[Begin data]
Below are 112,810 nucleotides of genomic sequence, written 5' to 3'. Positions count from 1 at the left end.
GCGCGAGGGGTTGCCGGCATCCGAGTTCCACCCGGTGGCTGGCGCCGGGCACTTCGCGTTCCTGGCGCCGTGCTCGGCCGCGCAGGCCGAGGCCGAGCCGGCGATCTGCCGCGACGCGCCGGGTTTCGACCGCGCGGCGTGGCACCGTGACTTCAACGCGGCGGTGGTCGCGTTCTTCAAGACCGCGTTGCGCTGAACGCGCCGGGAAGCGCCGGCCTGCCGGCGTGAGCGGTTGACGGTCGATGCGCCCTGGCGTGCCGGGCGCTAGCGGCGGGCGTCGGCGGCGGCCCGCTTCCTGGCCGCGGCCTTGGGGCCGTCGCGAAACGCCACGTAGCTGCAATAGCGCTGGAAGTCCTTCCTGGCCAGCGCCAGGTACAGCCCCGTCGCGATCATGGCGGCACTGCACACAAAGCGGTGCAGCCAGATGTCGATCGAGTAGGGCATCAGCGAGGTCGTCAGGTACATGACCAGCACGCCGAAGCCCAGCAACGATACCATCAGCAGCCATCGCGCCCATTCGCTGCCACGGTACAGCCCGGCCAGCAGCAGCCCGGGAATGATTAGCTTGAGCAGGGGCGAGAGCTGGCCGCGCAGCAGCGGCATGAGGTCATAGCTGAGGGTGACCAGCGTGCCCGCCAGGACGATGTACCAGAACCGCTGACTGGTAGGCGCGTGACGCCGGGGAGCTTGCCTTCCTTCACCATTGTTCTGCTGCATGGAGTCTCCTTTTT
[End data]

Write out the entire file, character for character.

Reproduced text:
Below are 112,810 nucleotides of genomic sequence, written 5' to 3'. Positions count from 1 at the left end.
GCGCGAGGGGTTGCCGGCATCCGAGTTCCACCCGGTGGCTGGCGCCGGGCACTTCGCGTTCCTGGCGCCGTGCTCGGCCGCGCAGGCCGAGGCCGAGCCGGCGATCTGCCGCGACGCGCCGGGTTTCGACCGCGCGGCGTGGCACCGTGACTTCAACGCGGCGGTGGTCGCGTTCTTCAAGACCGCGTTGCGCTGAACGCGCCGGGAAGCGCCGGCCTGCCGGCGTGAGCGGTTGACGGTCGATGCGCCCTGGCGTGCCGGGCGCTAGCGGCGGGCGTCGGCGGCGGCCCGCTTCCTGGCCGCGGCCTTGGGGCCGTCGCGAAACGCCACGTAGCTGCAATAGCGCTGGAAGTCCTTCCTGGCCAGCGCCAGGTACAGCCCCGTCGCGATCATGGCGGCACTGCACACAAAGCGGTGCAGCCAGATGTCGATCGAGTAGGGCATCAGCGAGGTCGTCAGGTACATGACCAGCACGCCGAAGCCCAGCAACGATACCATCAGCAGCCATCGCGCCCATTCGCTGCCACGGTACAGCCCGGCCAGCAGCAGCCCGGGAATGATTAGCTTGAGCAGGGGCGAGAGCTGGCCGCGCAGCAGCGGCATGAGGTCATAGCTGAGGGTGACCAGCGTGCCCGCCAGGACGATGTACCAGAACCGCTGACTGGTAGGCGCGTGACGCCGGGGAGCTTGCCTTCCTTCACCATTGTTCTGCTGCATGGAGTCTCCTTTTT